Due to the globalization of the world’s economy over the last few decades, many Americans are receiving an ever increasing amount of income from foreign sources. Some of this income is held in oversea banks and other financial institutions. However, due to both the use of foreign financial transactions in funding terrorism, and the number of taxpayers who have attempted to evade paying taxes, the government has begun to increasingly focus on foreign financial accounts and transactions. In recent years, the government has increased both the enforcement and the penalties for the non-reporting of foreign income and accounts. If you are a recipient of either foreign income or you have assets in a foreign financial institution, it is important that you adhere to the IRS OVDI reporting guidelines to avoid paying hefty fines and/or potential jail time.
The Bank Secrecy Act (BSA) of 1970 was a law passed to help government agencies fight money laundering. One of the requirements of the BSA is that all US persons (individual or business) must report if they have either an interest in, or signing authority over a foreign financial account if the value of the account exceeds $10,000 US dollars at any point during a calendar year. The US Patriot Act of 2001 increased the scope of these laws, making it possible for the US government to potentially confiscate ALL property of someone convicted of evading foreign financial reporting, and face up to 10 years in prison. Because of these potentially draconian penalties, it is important for anyone who has ownership or control of a foreign account or has foreign income to report this information as required.
Foreign account holders who meet the $10,000 or more guidelines are obliged to report their accounts by the filing a Report of Foreign Bank and Financial Authority. Until recently, this information was mailed directly to the US Department of the Treasury. As of June 30th, 2013, all FBAR reports are filed electronically through the Financial Crimes Enforcement Network, or FinCEN. This reporting requirement must be completed by June 30th following the end of the previous calendar year. There are no extensions to this requirement.
In addition to the FBAR requirements, taxpayers with foreign accounts totaling more than $50,000 must follow the Foreign Account Tax Compliance Act, or FACTA. When filing a tax return, this information must be reported on IRS Form 8938. The reporting requirements vary depending on filing status, if the taxpayer is living locally or abroad, the value of the accounts during a given calendar year. But, this is one further reporting requirement that must be taken into account.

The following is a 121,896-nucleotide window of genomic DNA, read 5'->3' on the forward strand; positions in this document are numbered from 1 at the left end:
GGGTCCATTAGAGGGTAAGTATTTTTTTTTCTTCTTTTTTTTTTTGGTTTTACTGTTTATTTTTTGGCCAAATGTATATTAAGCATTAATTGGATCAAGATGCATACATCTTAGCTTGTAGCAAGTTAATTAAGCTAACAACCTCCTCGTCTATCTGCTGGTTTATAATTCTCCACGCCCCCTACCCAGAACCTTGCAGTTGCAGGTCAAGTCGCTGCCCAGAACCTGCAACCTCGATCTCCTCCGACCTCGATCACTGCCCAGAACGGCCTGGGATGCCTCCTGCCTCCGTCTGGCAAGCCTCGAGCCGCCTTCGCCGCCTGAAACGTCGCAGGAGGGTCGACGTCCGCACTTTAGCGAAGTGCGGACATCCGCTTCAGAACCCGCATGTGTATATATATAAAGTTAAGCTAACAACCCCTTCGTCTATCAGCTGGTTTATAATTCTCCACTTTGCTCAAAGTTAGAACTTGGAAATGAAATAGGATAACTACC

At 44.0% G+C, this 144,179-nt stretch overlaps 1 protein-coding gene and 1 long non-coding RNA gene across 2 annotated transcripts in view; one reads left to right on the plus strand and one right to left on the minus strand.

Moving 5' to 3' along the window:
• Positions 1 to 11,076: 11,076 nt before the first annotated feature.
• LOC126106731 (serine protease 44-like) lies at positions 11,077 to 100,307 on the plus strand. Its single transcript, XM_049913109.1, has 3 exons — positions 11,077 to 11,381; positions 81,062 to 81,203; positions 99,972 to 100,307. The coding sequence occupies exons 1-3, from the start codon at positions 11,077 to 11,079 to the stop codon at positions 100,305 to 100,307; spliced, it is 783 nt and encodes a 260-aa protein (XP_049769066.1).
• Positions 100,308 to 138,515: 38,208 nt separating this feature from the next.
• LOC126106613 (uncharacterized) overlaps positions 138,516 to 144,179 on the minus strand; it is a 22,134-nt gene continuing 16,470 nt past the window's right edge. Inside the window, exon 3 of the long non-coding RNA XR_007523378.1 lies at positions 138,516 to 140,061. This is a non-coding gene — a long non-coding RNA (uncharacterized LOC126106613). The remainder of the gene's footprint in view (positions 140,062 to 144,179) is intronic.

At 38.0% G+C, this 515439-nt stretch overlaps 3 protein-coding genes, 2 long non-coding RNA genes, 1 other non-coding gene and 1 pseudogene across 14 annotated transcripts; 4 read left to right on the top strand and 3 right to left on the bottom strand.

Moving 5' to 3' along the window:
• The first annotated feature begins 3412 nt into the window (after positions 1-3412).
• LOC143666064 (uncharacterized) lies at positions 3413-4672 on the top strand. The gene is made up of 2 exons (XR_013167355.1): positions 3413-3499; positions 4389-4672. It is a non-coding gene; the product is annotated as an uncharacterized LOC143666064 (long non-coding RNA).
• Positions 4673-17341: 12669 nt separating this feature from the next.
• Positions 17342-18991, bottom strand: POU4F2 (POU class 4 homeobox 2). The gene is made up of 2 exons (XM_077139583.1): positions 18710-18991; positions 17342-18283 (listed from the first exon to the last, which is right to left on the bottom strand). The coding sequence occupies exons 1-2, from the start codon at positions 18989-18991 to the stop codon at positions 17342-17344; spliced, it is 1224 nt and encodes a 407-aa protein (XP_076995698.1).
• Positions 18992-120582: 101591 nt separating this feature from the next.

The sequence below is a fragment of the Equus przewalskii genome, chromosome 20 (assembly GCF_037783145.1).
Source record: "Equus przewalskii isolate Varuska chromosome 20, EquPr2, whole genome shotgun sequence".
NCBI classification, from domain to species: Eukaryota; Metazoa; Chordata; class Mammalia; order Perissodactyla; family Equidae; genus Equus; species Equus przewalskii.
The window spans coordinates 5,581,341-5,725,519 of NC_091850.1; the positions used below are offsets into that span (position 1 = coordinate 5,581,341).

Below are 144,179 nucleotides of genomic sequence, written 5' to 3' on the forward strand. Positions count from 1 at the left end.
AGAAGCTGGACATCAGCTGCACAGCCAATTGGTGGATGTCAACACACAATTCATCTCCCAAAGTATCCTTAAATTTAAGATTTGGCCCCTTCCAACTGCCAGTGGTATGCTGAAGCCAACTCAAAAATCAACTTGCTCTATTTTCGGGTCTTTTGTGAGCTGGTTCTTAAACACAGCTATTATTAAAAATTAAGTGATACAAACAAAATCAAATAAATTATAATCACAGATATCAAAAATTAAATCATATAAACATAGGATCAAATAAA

The requirements for reporting income from foreign sources are the same as the requirements for reporting income from domestic sources. When filing federal income taxes, a taxpayer has used the minimum income requirements that are based on age and filing status, yet they are based on total worldwide income sources. However, there are significant differences in how the income is treated tax wise if the income is made while the taxpayer is physically in another country. Income that is acquired by a taxpayer while they are physically in another country can be exempt from taxation if the taxpayer has paid taxes in another country. It may also be exempt based on three exclusions the IRS allows: the foreign income exclusion, the foreign housing exclusion, and the foreign housing deduction.
Because of the complexities involved in reporting foreign income and foreign accounts, if you find yourself needing to report either, it may be a good idea to consult with a tax attorney who is knowledgeable about these reporting requirements. They just may help you avoid a potentially damaging financial situation. Contact or call RJS LAW at (619) 595-1655 to schedule your consultation today and learn more about IRS OVDI.
Please keep in mind the information and advice presented in this blog is not intended to be used as formal legal advice. Contact a tax professional for personalized tax advice pertaining to your specific situation. While we try and answer all parts of the question when we write our blogs, sometimes there may be some left unanswered. If you have any questions about your problems with the IRS, SBOE, FTB, or BOE, or tax law in general, call RJS Law at (619) 595-1655.
Internal Revenue Service. (2014, Feburary 24). IRS. Retrieved from https://www.irs.gov/pub/irs-pdf/p54.pdf